Then last week, the Republican National Committee, no doubt at Trump’s urging, issued a statement condemning Republican politicians Liz Cheney and Adam Kinzinger for merely sitting on the committee inquiring into the events surrounding the January 6 insurrection. The statement described the Washington riot as “legitimate political discourse”. This crude and unprincipled attack had Trump’s fingerprints all over it. After all, he had previously justified the rioters’ chants of “Kill Pence” by saying, “Well, the people were angry.”
Mitt Romney aptly described the RNC’s statement as “a shame” on the party. Alaska Senator Lisa Murkowski said the statement was “absolutely wrong”, adding, “I am not going to keep my mouth shut… my responsibility is to speak the truth.”
Then on Friday, Mike Pence responded to these provocative acts in a speech delivered to the Federalist Society in Florida. Invoking God, John Adams, and the sanctity of the Constitution, Pence launched a direct attack on Trump, saying, “Trump is wrong. I had no right to overturn the election. The presidency belongs to the American people alone. Frankly there is almost nothing more un-American than the notion that any one person could choose the American president.”
Pence correctly categorised Trump’s views as “a violation of the Constitution” and reiterated that “January 6 was a dark day…. we did our duty that day.”
On Sunday, Florida Republican Senator Marco Rubio publically supported Pence’s views on the issue of whether he had the power to overturn the election result.
The are other recent events which indicate that Trump’s influence within the party is waning. Republican powerbroker Lindsey Graham recently warmly endorsed Biden’s preferred black female nominee for the Supreme Court vacancy, and anti-Trump Republican candidates for the upcoming mid-term elections have been attracting substantial financial support for their campaigns.
There can be little doubt that the bitter public infighting within the Republican Party that has broken out will continue apace, and that Trump will eventually be driven out of the party. That in itself, though, is no cause for celebration.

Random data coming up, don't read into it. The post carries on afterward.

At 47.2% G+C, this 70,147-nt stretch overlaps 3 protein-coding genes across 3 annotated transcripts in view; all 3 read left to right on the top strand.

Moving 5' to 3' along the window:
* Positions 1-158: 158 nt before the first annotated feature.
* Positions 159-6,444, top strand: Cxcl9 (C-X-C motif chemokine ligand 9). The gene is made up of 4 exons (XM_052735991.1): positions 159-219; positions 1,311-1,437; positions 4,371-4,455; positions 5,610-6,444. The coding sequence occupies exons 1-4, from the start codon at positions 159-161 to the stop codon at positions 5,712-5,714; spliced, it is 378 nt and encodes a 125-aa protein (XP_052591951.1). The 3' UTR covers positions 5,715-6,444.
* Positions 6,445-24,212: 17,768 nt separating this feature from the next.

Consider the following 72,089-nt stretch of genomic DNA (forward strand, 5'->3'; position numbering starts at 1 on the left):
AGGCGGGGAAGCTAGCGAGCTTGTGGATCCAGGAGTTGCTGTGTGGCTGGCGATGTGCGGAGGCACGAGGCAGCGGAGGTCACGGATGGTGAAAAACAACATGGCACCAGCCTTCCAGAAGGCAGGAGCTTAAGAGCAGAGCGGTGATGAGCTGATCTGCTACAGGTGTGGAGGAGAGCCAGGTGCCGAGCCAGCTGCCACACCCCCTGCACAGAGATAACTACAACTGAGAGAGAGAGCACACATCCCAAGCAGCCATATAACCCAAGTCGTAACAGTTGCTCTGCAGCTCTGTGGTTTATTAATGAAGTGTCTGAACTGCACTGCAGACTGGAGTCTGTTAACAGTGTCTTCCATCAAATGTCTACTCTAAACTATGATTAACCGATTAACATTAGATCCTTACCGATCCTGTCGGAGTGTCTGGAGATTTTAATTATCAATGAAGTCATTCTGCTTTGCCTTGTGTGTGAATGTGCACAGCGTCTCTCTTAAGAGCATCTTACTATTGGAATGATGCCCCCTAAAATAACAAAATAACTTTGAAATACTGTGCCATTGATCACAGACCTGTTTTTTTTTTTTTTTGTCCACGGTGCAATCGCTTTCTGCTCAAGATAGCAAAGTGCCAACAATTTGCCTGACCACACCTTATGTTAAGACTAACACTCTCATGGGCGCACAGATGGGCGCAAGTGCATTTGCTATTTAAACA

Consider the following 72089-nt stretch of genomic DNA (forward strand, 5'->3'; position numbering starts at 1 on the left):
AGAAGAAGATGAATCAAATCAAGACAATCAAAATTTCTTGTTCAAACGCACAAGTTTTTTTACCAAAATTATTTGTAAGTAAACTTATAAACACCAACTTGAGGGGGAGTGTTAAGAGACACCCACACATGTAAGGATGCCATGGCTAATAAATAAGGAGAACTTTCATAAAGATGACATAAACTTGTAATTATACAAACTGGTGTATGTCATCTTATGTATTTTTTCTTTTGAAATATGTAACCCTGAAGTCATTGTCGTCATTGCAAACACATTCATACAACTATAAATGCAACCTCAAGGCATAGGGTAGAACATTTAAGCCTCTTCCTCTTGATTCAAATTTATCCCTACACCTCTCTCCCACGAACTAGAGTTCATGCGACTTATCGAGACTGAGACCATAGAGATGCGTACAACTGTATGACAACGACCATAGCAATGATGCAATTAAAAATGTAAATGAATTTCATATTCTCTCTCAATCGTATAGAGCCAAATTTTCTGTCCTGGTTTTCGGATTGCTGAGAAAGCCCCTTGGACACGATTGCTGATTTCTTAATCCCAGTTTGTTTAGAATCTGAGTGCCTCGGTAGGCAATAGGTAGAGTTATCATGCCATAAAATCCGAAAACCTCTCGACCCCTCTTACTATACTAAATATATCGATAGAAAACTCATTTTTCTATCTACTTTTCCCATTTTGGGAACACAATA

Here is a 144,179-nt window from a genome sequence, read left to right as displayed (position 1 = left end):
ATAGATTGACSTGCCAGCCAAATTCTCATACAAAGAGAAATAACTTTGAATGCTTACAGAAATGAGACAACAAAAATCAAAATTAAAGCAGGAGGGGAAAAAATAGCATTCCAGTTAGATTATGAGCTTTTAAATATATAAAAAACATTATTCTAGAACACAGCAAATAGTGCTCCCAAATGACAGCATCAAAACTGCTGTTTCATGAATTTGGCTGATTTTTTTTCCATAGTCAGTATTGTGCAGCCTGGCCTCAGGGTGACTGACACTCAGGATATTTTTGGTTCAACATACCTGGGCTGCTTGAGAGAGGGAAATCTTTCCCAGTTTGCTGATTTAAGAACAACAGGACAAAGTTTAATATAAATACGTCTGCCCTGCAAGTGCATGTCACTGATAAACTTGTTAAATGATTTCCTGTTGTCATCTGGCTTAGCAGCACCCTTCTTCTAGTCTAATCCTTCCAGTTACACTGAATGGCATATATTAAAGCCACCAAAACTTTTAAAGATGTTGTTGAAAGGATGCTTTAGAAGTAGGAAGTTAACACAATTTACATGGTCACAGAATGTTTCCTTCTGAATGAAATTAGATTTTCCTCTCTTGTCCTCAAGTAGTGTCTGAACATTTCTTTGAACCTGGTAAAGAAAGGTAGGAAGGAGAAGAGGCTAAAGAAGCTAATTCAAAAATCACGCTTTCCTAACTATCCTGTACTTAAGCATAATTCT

Trump’s downfall as a major political figure may be imminent, but ‘Trumpism’ – the broader populist political movement that pre-dated his entry into politics, and that he took charge of and cynically used to become president – will not disappear with him.
Widespread populist disenchantment and anger are now permanent features of the American political landscape. That is so because Trumpism, in the wider sense of the term, is a manifestation of legitimate distress and discontent created by the grotesquely unfair and dysfunctional society that America has become over the past 50 years.
And the ‘power elite’ and Republican grandees that are now busily disposing of Trump are incapable of even recognising, let alone alleviating, the intractable problems that plague American society. Nor can anything worthwhile be expected from the Democrats – one glance at the hapless Biden administration, presently seeking to provoke war with Russia, makes this perfectly clear.
America may have survived the Trump presidency with its political institutions relatively intact, but the emergence of a more potent and effective version of Trumpism in the future is all but inevitable. Such a populist political movement will eschew his purely opportunistic contempt for liberal democracy and the Constitution, and will be much more ideologically sophisticated than Trump ever was (“Make America Great Again” is not an ideology, it is just a trite slogan). It will probably be led by a politician of conviction who has learnt from Trump’s mistakes.
Trump, unfortunately, was probably just a crude and vulgar harbinger of an even bleaker American political future.